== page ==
When you use these techniques in the right combination of movements, you quickly start to become a very competent snowboarder who not only carve on the snowboard with style but also has the ability to ride steeper terrain with excellent control and Balance.

One of the beautiful things about carving is that it teaches you how to control your timing techniques when applying and releasing pressure to and from your snowboard.

By having great timing on your snowboard, it essentially means your lower body will always absorb any expected and unexpected terrain features (bumps) in the snow….

It’s at this stage of your snowboarding journey that you stop falling over on your snowboard.

Always use terrain that is well within your ability…

Remember to give way to others and be respectful when you’re snowboarding around the hill

The same terrain that was used for edged C-turns should be suitable. Advance onto slightly steeper groomed trails when you think you’re ready is ready and comfortable riding with more speed.

NOTE: Snow conditions will also play a large role in whether or not you will leave a smooth carving line in the snow behind you!

For full details of how to perform the Snowboard Carving S Turn Click here:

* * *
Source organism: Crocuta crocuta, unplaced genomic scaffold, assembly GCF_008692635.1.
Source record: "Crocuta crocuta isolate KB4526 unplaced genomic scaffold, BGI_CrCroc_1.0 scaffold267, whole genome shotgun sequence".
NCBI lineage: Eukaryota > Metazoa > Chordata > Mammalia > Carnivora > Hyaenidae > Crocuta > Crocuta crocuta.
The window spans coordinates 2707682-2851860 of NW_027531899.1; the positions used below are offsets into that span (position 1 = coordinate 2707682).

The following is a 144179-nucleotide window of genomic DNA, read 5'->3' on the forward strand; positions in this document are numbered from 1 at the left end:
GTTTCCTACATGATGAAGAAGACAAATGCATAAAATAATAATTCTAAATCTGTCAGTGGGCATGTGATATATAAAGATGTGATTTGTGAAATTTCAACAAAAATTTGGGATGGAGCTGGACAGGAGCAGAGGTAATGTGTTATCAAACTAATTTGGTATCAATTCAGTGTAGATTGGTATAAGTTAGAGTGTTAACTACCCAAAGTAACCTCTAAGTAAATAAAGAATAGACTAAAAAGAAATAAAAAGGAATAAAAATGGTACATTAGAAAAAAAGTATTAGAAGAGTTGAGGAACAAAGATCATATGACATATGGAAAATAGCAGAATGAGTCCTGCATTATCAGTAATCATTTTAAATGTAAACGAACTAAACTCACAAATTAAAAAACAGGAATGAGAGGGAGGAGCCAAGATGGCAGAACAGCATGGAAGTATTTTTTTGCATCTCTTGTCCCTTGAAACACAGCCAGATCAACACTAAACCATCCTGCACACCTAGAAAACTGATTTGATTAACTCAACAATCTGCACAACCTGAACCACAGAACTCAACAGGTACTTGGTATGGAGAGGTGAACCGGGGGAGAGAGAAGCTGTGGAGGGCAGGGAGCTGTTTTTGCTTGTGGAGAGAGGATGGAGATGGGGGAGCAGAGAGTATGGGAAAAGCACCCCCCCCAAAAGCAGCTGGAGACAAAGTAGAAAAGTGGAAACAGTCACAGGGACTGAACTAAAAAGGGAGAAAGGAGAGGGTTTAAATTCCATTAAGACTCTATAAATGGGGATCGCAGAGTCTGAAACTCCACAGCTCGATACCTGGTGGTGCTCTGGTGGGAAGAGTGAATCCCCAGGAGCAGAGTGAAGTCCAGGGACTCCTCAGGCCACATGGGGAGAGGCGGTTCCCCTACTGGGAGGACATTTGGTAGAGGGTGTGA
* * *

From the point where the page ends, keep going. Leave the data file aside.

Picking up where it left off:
What is Angulation On the Snowboard and how does it affect your balance and control when carving?

As you become more confident and competent within your ability to carve effectively on the snowboard, we now need to start learning about angulation and the different forces that will help us make smoother and stronger turns through.

We now need to start becoming more aware of our rotational movements when snowboarding.

Your carving snowboard stance with correct angulation is now more open towards the direction of travel, the lead shoulder sits over the heel edge of the snowboard while the rear shoulder aligns over the toe edge.

We can use this upper body position to create another point of angulation between the hips and shoulders. The Upper body angulation balances the COM over the contact edge. It is used to drive the pressures and forces of the turn down into the edge. This allows you to hold a stronger edge, rather than having the forces directed down the fall-line creating skid or drift at the completion of the turn.

Angulation when snowboarding

To create upper body angulation the shoulders stay parallel with the pitch of the slope while the hips are more parallel with the tilt of the snowboard.

Get the full video tutorials and instructions of how to do this in our Carving Execution Plan.